From researching online it became apparent there were several main name brands of refrigerators/freezers that had been proven in harsh off-road conditions, such as ARB, Engel, National Luna and Waeco. Each of these units cools down extremely quickly when compared to a standard RV refrigerator due to their compressor design. This quick cooling capability is a big plus for last-minute trips when there isn’t time to plug in a refrigerator the night before to get it cooled and ready. All of the units were also well insulated, had quiet and very efficient compressors and came in various sizes. Above all they were expensive, very expensive!  The interesting thing was that most of them didn’t have both a refrigerator and a freezer. There was one main compartment that could be set at either refrigerator or freezer temperatures.

The other thing to point out is most of these brands are built outside of the US and need to be imported by an authorized dealer. When digging a little deeper into the different brands I came across the fact that the National Luna freezer won the Overland Journal Editor’s Choice Award. I started searching for an authorized National Luna dealer in the US and found Equipt Expedition Outfitters (, a leading North American importer of vehicle-based expedition equipment. I contacted them and spoke with Paul and told him I was looking for a model that had a both refrigerator and freezer. I was pleasantly surprised to learn that National Luna is now offering a model they call the Weekender that is targeted at the recreational user at a lower price point than their high-end freezers.

Here are the controls for the Weekender refrigeration unit.

Luckily for us the South African-built National Luna Weekender also comes in a “Split” model offering two separate compartments, one 40-liter refrigerator section and one 10-liter freezer section. Paul schooled me on the fact that the freezer compartment stays at a constant 18-20 degrees cooler than the refrigerator side. On top of the fact that this unit has both compartments, it also has the sought-after efficient Danfoss compressor, a 3 level selectable battery protection system and a digital temperature display. The Weekender comes in either an aluminum model or a stainless-steel model, but for our budget and our needs the aluminum model should be perfect.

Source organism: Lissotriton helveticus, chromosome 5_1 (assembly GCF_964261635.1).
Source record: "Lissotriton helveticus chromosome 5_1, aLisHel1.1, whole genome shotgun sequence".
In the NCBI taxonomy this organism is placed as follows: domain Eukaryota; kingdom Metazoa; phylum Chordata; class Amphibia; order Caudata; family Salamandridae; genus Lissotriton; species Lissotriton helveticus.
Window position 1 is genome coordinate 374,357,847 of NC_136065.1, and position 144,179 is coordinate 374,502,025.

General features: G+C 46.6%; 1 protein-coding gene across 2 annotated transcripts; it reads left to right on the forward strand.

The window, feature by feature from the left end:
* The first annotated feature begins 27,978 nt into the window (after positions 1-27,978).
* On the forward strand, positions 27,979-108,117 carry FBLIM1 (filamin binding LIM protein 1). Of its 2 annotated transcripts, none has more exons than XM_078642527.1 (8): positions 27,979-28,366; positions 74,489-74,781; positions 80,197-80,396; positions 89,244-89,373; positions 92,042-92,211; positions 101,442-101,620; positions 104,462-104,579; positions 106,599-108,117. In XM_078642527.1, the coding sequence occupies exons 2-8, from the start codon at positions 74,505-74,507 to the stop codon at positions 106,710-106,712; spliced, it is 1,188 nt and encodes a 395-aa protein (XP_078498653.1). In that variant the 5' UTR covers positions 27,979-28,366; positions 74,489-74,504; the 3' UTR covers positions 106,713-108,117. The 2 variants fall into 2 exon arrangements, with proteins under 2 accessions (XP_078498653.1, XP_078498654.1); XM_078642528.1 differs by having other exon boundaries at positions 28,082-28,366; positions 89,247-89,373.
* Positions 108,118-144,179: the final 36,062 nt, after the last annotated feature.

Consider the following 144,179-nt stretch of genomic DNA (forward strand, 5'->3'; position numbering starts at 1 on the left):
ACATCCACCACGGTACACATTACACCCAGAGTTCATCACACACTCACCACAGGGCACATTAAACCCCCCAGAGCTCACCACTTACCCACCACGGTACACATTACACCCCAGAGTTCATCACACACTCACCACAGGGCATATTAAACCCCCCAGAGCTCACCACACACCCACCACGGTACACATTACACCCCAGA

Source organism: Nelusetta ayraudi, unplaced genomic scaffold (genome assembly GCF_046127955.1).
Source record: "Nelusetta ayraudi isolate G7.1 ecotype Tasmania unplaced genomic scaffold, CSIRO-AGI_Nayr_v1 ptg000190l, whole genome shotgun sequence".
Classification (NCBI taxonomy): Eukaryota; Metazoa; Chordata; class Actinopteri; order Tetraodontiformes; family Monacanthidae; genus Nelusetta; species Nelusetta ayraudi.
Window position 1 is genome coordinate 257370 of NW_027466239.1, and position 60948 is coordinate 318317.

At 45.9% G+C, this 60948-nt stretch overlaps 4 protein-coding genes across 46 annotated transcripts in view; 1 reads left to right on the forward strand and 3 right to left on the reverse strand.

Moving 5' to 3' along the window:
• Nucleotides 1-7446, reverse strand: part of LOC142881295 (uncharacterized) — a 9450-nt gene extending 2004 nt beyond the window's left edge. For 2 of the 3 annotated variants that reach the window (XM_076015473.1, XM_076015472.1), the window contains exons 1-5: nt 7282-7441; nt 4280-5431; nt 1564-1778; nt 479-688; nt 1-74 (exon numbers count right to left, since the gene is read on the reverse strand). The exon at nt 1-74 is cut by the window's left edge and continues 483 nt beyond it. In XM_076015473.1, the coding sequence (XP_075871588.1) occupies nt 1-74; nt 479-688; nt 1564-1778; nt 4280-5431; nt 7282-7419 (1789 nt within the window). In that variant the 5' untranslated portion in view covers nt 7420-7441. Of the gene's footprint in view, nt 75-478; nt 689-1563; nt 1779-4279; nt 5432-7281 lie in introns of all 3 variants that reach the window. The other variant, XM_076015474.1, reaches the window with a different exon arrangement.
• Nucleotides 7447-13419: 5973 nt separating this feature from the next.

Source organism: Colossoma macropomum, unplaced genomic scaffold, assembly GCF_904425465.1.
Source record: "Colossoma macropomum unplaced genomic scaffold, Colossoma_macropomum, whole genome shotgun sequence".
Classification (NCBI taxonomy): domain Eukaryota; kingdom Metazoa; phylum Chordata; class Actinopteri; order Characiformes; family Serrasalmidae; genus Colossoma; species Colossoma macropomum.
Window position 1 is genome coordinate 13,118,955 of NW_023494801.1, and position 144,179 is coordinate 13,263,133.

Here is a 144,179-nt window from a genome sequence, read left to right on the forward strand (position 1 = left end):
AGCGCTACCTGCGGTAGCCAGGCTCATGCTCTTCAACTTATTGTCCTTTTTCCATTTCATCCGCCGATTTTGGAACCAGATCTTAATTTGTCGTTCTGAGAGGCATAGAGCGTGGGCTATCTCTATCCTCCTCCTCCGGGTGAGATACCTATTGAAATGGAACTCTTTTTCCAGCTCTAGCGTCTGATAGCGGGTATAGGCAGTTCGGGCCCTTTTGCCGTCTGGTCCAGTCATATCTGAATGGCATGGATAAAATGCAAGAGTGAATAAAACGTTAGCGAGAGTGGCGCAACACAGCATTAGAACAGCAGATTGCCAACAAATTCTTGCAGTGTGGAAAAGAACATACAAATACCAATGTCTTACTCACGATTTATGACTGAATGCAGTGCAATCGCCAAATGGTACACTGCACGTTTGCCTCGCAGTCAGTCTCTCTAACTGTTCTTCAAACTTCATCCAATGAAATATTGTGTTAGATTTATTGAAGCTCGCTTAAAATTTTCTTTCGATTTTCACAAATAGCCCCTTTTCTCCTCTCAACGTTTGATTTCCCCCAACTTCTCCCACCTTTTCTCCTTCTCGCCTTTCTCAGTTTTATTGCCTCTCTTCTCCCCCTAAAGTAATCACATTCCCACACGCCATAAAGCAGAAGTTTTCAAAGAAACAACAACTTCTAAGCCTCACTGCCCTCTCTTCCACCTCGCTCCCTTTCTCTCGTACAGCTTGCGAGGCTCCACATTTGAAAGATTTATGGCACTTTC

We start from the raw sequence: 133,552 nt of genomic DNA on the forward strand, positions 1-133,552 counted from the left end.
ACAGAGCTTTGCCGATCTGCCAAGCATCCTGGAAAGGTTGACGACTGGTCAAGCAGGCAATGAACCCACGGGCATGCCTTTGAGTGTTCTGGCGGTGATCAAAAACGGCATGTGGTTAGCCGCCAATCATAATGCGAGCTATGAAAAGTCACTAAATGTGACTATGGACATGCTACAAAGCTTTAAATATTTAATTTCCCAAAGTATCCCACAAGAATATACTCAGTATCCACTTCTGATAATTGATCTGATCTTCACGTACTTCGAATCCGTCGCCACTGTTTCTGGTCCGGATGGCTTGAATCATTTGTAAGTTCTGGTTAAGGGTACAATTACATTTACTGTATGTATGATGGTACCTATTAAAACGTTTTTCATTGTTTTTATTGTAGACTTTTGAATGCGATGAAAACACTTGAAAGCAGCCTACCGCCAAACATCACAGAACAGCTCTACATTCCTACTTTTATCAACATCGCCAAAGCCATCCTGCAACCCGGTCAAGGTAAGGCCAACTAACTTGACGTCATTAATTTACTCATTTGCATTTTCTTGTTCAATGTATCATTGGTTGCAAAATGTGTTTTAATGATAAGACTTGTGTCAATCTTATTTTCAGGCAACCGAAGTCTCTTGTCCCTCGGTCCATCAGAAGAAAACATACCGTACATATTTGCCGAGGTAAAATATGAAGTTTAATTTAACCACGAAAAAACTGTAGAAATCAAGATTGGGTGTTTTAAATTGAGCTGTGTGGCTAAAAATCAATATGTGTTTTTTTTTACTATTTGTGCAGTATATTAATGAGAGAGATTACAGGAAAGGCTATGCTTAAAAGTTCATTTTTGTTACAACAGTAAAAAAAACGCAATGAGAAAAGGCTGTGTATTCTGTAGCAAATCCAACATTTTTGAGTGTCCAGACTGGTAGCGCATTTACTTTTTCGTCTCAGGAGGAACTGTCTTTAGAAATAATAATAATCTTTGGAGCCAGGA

While on the phone with Paul he also mentioned National Luna also has a dual battery intelligent charging system. Since I had already planned on adding a solenoid that would allow charging both the van batteries and the house batteries my ears perked up and I listened to what Paul had to say. The system sounded similar to the one I had in mind in that it protects the main van batteries and makes sure they are charged before charging the house batteries. The National Luna setup also provides a monitor showing the condition of both battery banks and allows an emergency override so that the house batteries can also assist in starting the van if needed. As it turns out this was the same system that Derek’s brother-in-law uses on his well-outfitted 4x4 Land Cruiser and he loved it. Convinced it was a great system, I provided Paul with my credit card info and both the Weekender refrigerator and the dual battery charging system were on their way to Colorado Campervan.

We found this dual battery intelligent charging system and will have it installed.

Derek has since received both items and has already started to build the cabinet around the refrigerator.  He is locating the refrigerator at the rear of the van so that it can be accessed easily from both inside and outside the van, thus saving the hassle of having the climb inside every time to grab a drink. The cabinet will have a cutout to show the display and also have enough room around it to allow the unit to stay cool. The cabinet will come up to the sides of the refrigerator but not over the top, allowing it to be easily opened and removed. Since it can operate off either 12v or 120v, Derek is installing both options next to the unit.

Project Motovan is definitely moving in the right direction. At this point in the build we are in contact with Derek from Colorado Campervan at least a couple times a week exchanging ideas, photos and general information. He keeps us up to date on his schedule of what his doing next and the approximate amount of time he expects each task to take. It is exciting to witness the progress of the van and also reassuring to hear Derek’s suggestions when he thinks something can be done differently to be more functional. As Derek continues to work on the interior of the van we have been researching some different options for tuning the 7.3-liter Diesel engine. Check back next month for coverage on what we figure out! Newsletter